HP iPaq 214 Enterprise
3rd Jun 2008 | 15:27
A great new look for this business handheld makes it even easier to use
In this age of connected devices, there is something almost archaic about the traditional PDA, which has been driven to extinction by the smartphone.
However, HP continues to support it for its business customers and the HP iPaq 214 Enterprise (£225 inc. VAT) is the latest iteration.
You can tell it's for business users, typically the IT manager or platform developer, as there is support for two types of memory card.
You'll find the standard Secure Digital slot for adding more memory, which you'll need to do if you want to use the media functions, as the base unit only comes with 128MB of RAM and 256MB of ROM. There is also a CompactFlash slot, which is used for adding plug-in cards, such as a barcode scanner or even fingerprint reader.
The design of PDAs hasn't changed much in recent years, with four function buttons and navigation buttons positioned below the screen. On the sides there is a button for recording voice messages and also a mini-jack socket for headphones.
The device sports a 4-inch screen, which adds to the overall bulk of the unit. Weighing 190g, you're not likely to drop this in your shirt pocket and carry it round with you. The screen has a resolution of 640 x 480 pixels, which is rather impressive and we liked how sharp images looked.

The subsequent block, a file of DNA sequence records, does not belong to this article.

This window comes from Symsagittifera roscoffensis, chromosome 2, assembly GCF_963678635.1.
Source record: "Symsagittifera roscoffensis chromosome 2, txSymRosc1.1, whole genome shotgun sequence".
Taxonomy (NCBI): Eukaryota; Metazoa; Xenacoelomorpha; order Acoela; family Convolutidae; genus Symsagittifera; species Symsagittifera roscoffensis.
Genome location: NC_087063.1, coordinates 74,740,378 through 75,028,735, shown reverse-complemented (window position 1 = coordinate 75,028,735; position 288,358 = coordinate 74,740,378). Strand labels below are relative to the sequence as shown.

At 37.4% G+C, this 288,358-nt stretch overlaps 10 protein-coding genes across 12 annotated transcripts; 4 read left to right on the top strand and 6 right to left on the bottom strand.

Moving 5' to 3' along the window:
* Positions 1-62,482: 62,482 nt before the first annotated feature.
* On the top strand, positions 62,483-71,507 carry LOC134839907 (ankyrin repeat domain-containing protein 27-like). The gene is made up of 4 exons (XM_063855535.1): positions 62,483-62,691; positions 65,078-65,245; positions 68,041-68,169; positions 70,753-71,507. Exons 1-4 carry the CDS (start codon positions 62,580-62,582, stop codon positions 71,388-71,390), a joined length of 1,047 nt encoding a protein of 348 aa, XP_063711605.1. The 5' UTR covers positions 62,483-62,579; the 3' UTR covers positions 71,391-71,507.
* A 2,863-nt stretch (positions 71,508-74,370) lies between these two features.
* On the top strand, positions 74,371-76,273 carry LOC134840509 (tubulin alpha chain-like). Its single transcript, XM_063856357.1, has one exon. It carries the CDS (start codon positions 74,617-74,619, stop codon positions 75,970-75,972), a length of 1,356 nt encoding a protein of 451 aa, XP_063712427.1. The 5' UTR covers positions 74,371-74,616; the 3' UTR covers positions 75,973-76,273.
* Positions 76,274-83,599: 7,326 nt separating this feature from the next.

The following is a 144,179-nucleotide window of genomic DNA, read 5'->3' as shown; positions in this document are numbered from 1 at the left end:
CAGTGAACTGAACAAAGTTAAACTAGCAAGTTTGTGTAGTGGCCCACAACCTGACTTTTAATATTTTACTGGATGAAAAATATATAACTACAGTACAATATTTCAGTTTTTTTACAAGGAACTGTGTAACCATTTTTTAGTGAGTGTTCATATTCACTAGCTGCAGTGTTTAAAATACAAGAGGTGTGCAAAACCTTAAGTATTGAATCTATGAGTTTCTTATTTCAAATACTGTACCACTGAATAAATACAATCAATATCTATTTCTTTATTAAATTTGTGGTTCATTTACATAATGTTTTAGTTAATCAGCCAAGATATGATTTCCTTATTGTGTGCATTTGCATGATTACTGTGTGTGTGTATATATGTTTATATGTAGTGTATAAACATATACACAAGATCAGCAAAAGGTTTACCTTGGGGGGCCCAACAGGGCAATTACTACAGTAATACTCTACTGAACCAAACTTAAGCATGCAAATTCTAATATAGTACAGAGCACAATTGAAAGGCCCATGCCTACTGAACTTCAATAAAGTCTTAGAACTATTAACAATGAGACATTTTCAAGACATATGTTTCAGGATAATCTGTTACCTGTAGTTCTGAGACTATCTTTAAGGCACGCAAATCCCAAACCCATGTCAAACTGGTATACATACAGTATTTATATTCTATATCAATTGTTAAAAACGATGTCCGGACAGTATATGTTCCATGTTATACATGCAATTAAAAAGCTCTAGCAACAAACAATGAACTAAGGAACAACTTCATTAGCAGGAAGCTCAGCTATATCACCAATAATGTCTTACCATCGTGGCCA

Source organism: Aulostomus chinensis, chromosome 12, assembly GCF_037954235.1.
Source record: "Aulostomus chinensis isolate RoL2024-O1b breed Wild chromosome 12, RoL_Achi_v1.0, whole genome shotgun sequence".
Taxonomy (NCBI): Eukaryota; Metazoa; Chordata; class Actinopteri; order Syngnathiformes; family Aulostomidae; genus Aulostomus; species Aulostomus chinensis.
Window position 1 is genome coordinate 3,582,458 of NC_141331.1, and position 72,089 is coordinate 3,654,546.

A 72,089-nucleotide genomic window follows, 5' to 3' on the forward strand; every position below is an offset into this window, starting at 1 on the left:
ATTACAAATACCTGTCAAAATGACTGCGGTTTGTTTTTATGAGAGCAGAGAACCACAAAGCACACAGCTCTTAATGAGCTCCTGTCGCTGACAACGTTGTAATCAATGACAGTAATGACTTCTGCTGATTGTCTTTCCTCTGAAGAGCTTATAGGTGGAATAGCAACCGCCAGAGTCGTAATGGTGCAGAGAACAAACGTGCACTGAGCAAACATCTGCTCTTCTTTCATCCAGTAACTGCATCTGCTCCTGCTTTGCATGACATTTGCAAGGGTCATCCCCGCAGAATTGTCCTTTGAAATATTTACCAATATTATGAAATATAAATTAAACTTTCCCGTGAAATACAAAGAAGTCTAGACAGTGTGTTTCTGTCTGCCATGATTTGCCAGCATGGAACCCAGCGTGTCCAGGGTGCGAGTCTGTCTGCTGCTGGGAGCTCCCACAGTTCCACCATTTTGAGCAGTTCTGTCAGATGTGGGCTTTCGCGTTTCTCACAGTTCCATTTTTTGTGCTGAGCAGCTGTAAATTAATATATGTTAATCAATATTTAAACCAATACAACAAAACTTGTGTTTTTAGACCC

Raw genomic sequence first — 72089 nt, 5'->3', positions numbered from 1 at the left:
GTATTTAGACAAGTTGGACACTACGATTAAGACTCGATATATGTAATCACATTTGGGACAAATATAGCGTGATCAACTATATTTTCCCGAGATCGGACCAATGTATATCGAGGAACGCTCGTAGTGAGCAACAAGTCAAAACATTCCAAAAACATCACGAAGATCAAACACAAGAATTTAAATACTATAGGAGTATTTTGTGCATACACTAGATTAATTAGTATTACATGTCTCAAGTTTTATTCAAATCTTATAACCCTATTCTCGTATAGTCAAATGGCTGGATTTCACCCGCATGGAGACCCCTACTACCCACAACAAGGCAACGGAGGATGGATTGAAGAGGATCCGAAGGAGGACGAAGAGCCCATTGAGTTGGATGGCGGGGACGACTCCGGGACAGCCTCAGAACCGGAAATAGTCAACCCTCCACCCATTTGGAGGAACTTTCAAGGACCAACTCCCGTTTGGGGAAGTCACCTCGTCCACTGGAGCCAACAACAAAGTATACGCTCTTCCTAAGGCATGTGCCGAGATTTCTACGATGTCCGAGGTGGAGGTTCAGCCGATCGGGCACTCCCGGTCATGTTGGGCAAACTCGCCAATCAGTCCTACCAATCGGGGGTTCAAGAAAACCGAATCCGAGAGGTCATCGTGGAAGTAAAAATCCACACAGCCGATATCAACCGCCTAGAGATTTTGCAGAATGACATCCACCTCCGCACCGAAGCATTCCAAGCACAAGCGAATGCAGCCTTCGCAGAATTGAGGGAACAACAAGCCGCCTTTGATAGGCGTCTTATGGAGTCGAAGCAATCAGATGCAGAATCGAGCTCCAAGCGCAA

There is an ambient light sensor which can alter the screen according to the lighting conditions of your location. This can help save battery life. The screen is a little soft and you'll need to press quite hard for the stylus to register when using the handwriting-recognition software.
Windows Mobile 6
Functionality is great, with wireless LAN connecting quickly and smoothly. Once connected, the larger screen is a bonus as it allows you to access websites a little more freely than a PDA with its smaller display, especially if the website doesn't support resizing for PDAs. Bluetooth is also built-in for connecting to your phone.
When it comes to processing power, there is the Marvell 624MHz PXA310 Processor, which proved a little sluggish to open applications, but it's sufficiently powerful enough to handle Pocket Office tasks, as well as run Windows Media Player.
HP is still using a larger charge connection. Once again, this harks back to the core user, as this connection is compatible with previous generations so business buyers won't complain about the change to a new design.
HP has done a fantastic job of updating the iPaq 214 Enterprise and of modifying Mobile Windows 6 to help the iPaq run as smoothly as possible. While the screen adds to the device's overall bulk, it's a good size to use out in the field.